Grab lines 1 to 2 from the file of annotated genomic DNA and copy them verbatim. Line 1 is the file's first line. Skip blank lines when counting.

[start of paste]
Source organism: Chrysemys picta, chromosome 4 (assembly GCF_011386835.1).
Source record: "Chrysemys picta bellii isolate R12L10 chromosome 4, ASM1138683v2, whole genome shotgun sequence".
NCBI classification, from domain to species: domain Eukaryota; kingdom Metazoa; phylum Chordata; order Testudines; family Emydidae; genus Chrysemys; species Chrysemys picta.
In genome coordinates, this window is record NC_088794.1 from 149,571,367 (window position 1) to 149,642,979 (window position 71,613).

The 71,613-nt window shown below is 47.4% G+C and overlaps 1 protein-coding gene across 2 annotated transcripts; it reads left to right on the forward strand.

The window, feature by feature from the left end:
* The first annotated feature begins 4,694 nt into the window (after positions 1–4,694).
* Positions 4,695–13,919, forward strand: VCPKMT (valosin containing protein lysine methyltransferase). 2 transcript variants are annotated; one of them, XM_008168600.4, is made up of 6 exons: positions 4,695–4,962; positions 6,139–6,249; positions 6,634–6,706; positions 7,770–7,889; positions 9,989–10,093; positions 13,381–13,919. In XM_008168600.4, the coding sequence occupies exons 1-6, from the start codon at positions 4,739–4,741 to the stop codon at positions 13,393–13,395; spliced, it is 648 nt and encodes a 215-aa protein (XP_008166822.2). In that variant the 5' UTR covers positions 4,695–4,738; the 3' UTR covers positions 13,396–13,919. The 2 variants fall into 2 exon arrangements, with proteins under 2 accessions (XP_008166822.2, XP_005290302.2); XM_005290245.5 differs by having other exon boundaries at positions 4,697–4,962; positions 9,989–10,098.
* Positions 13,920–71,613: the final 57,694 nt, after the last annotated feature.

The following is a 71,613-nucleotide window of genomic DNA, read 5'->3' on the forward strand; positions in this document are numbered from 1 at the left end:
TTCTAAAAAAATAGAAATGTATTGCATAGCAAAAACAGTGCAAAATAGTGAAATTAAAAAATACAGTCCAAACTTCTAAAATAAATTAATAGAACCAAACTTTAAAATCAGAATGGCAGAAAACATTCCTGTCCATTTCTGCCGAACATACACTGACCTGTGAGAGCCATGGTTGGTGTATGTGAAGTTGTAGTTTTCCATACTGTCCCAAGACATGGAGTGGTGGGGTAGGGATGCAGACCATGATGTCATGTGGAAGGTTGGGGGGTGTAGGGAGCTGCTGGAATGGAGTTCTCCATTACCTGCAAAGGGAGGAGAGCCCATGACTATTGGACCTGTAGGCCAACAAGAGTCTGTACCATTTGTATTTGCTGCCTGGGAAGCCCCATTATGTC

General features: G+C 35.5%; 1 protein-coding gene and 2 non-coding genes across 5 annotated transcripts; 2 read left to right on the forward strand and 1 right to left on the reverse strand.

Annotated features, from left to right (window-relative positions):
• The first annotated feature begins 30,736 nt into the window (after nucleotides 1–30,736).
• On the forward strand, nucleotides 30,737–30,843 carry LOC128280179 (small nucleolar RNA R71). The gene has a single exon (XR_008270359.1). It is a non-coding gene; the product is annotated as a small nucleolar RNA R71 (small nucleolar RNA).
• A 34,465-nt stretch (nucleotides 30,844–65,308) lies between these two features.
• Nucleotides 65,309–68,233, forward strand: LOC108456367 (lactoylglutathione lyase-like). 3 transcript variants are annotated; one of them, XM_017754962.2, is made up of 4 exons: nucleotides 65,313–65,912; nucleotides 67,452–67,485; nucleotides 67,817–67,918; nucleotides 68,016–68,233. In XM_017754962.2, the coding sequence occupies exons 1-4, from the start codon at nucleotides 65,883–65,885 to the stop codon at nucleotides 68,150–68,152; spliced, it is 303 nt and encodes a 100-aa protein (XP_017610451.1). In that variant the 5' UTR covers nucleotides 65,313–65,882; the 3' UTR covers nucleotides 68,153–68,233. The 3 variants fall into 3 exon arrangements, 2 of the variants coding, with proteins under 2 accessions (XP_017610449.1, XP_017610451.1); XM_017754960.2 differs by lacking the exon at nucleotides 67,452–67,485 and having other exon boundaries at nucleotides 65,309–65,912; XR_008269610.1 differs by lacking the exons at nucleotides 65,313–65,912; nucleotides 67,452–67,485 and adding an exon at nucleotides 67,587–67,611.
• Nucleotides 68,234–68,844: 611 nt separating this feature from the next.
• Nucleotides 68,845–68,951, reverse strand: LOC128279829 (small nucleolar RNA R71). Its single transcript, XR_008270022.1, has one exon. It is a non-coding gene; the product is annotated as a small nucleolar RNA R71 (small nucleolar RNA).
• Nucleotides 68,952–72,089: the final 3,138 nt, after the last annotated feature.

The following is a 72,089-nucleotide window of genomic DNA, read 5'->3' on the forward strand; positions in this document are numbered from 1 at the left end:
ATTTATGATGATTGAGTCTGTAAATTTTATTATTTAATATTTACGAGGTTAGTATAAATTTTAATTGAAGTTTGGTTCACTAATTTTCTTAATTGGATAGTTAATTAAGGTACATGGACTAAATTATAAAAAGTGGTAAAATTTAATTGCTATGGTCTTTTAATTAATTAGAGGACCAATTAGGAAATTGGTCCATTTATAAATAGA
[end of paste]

Source organism: Chrysemys picta, chromosome 4 (assembly GCF_011386835.1).
Source record: "Chrysemys picta bellii isolate R12L10 chromosome 4, ASM1138683v2, whole genome shotgun sequence".